The associations of management parameters, herd characteristics, and individual cow factors with bovine mastitis have been subject of many studies. The present study aimed to evaluate the association between milk composition parameters, including fat, protein, lactose, urea, and specific immunoglobulin levels, at the time of experimental bacterial inoculation of the mammary gland and subsequent shedding dynamics of Staphylococcus aureus. Sixty-eight cows were experimentally infected with S. aureus and closely monitored for 3 wk. Mixed model analyses were used to determine the influence of management and herd characteristics (farm and experimental group), individual cow factors (days in milk, milk yield, and quarter position), and a challenge-related parameter (inoculation dose) in combination with either the milk components fat, protein, lactose and urea, or the S. aureus-specific antibody isotype titers at the time of bacterial inoculation, on the number of S. aureus reisolated from milk after inoculation. A positive association was observed between the milk fat percentage and the number of S. aureus reisolated from quarter milk, and a negative relationship between the S. aureus-specific IgG1 titer in milk and the number of S. aureus. These findings should be considered in the development of a vaccine against S. aureus-induced bovine mastitis.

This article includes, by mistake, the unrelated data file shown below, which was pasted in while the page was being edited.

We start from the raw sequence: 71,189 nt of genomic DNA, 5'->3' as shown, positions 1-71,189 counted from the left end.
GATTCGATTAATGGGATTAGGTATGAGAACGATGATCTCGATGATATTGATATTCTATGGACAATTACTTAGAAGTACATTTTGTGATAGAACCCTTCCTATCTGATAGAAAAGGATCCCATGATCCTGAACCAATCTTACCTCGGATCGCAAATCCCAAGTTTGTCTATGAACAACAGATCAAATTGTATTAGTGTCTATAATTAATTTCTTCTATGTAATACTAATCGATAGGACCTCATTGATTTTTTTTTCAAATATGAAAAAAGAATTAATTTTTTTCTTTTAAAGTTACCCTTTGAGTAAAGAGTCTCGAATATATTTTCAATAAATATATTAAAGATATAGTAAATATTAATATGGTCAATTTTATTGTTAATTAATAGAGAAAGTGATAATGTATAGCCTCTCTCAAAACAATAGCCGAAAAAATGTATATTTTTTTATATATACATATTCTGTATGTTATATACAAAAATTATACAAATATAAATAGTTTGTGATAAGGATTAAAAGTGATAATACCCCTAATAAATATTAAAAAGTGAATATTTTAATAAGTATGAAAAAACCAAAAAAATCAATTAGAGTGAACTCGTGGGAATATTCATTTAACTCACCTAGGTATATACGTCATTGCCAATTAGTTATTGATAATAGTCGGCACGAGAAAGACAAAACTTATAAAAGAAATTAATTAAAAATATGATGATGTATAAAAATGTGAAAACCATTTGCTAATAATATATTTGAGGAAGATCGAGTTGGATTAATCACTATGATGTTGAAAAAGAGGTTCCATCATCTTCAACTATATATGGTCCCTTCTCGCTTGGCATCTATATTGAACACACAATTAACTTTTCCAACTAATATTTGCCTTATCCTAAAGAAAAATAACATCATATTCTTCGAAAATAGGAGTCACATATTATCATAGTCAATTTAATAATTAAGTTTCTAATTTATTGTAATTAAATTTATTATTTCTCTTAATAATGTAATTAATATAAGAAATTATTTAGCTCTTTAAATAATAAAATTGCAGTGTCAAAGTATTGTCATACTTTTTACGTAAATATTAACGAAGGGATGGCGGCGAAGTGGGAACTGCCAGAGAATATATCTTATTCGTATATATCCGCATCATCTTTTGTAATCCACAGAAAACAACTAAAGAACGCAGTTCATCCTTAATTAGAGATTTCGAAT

- Bovine mastitis
- Milk fat percentage
- Specific immunoglobulin G titer
- Staphylococcus aureus